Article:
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Saturday, 1 February, 2003, 20:31 GMT
Columbia: Space pioneer
  • Space shuttle Columbia (OV-102) was the oldest of Nasa's fleet of space planes.

  • Construction started in 1975. In April 1981, Columbia became the first shuttle to fly in space following the successful atmospheric test flights of its sister ship Enterprise.

  • The maiden flight - piloted by veteran astronauts John Young and Robert Crippen - heralded a new era in space exploration.

    The shuttle was the world's first reusable space vehicle. Before the shuttle, manned spaceflight had been limited to vast, expensive rockets which could only be used once.

  • On the second mission, in November 1981, astronauts aboard Columbia carried out the first scientific experiments of the shuttle programme. They also tested the shuttle's trademark robot arm.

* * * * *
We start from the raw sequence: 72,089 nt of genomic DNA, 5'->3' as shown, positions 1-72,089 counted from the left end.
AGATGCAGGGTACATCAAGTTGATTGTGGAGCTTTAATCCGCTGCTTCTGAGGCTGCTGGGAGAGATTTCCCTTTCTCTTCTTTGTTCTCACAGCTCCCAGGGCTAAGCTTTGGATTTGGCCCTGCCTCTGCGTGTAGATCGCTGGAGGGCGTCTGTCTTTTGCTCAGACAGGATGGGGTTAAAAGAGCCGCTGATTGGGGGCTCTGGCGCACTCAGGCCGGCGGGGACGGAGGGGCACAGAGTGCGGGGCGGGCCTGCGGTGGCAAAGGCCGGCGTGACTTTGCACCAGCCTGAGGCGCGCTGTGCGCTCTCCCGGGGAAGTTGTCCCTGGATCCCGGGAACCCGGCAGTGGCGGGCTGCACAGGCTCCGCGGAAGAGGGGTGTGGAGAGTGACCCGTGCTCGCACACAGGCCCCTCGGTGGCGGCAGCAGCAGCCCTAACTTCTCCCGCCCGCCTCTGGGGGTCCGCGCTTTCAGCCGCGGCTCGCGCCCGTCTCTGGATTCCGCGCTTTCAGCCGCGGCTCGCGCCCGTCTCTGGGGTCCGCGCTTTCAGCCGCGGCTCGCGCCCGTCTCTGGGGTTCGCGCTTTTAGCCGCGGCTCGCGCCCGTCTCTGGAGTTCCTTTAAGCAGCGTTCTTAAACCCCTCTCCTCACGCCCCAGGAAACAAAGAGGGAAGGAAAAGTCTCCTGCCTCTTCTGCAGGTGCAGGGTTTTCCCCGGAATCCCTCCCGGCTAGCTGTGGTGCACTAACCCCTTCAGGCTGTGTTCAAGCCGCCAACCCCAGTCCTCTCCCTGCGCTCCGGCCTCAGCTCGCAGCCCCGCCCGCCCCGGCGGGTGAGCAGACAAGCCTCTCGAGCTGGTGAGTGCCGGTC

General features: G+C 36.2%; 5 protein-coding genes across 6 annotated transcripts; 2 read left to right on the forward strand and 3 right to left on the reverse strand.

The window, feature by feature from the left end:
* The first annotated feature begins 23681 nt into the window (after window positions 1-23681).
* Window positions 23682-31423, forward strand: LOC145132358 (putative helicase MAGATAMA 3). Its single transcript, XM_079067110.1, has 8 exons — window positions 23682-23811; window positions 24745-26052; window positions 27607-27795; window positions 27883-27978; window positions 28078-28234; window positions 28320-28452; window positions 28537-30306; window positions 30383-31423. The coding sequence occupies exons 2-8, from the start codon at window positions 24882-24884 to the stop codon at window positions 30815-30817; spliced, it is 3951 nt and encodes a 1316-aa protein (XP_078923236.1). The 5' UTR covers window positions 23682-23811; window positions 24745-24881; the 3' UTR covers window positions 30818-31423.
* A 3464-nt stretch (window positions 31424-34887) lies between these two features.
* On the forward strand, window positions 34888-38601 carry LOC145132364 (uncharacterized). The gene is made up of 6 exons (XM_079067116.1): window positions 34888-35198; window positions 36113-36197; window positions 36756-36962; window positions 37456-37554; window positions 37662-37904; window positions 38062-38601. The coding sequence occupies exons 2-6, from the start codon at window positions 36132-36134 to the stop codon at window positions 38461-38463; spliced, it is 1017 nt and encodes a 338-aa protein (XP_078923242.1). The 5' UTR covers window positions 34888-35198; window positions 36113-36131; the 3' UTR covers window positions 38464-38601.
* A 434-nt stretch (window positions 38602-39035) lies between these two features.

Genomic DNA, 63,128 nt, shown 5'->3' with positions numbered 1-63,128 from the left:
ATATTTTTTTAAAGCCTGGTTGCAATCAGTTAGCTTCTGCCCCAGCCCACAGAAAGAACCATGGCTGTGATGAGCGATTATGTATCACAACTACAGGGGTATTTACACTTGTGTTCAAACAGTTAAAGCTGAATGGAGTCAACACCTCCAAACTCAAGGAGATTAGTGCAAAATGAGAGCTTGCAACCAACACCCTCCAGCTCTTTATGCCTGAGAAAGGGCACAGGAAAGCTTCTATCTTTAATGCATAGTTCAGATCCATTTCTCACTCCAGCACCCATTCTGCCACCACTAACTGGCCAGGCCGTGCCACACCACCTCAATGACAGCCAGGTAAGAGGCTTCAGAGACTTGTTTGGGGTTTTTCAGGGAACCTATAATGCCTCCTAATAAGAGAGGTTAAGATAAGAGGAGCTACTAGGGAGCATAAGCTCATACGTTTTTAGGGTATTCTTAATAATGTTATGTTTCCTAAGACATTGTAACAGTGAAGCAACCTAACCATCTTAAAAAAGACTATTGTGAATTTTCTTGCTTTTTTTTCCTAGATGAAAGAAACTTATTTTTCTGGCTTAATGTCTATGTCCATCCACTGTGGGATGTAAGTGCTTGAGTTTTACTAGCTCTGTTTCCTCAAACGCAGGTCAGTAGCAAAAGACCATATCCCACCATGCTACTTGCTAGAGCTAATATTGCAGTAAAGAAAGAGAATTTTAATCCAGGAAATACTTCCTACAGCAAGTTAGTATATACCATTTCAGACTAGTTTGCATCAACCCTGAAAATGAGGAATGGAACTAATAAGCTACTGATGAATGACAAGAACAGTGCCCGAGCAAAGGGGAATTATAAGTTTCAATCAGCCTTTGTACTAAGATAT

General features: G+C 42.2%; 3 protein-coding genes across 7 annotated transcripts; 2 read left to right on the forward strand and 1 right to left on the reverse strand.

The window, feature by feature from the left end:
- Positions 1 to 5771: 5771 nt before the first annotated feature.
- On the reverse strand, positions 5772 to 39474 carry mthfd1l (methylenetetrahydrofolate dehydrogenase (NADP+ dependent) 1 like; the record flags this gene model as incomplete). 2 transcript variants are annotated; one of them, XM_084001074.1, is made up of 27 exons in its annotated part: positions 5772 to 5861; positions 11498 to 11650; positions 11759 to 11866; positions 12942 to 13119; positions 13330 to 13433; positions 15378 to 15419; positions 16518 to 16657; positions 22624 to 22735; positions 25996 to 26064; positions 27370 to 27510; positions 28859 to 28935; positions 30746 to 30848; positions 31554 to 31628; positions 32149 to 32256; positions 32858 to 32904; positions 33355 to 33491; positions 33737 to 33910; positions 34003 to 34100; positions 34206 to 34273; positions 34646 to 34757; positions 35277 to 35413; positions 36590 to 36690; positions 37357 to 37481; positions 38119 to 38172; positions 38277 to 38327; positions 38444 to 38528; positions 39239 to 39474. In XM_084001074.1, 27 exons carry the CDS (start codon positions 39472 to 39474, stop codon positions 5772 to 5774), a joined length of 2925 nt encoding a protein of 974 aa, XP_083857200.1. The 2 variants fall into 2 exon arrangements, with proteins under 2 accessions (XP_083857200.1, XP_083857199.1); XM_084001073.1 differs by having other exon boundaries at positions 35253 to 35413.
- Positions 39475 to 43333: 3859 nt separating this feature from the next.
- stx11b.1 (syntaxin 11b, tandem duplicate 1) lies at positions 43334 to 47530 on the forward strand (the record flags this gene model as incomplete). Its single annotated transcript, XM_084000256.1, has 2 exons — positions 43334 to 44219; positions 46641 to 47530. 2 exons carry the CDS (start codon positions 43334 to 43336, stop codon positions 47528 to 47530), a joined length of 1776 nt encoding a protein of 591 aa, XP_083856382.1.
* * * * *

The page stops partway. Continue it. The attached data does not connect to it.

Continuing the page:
• Joined by its sister ships Challenger, Discovery, Atlantis and later Endeavour, Columbia went on to carry out a further 27 successful missions.

  • In 1996 astronauts aboard Columbia notched up the record for the longest shuttle flight, spending 35 days orbiting the Earth.

  • Despite being the oldest in the fleet, Columbia had been extensively refurbished several times.

  •  WATCH/LISTEN
     ON THIS STORY
    The BBC's Tom Heap
    "Experts don't believe the shuttle has a poor safety record"

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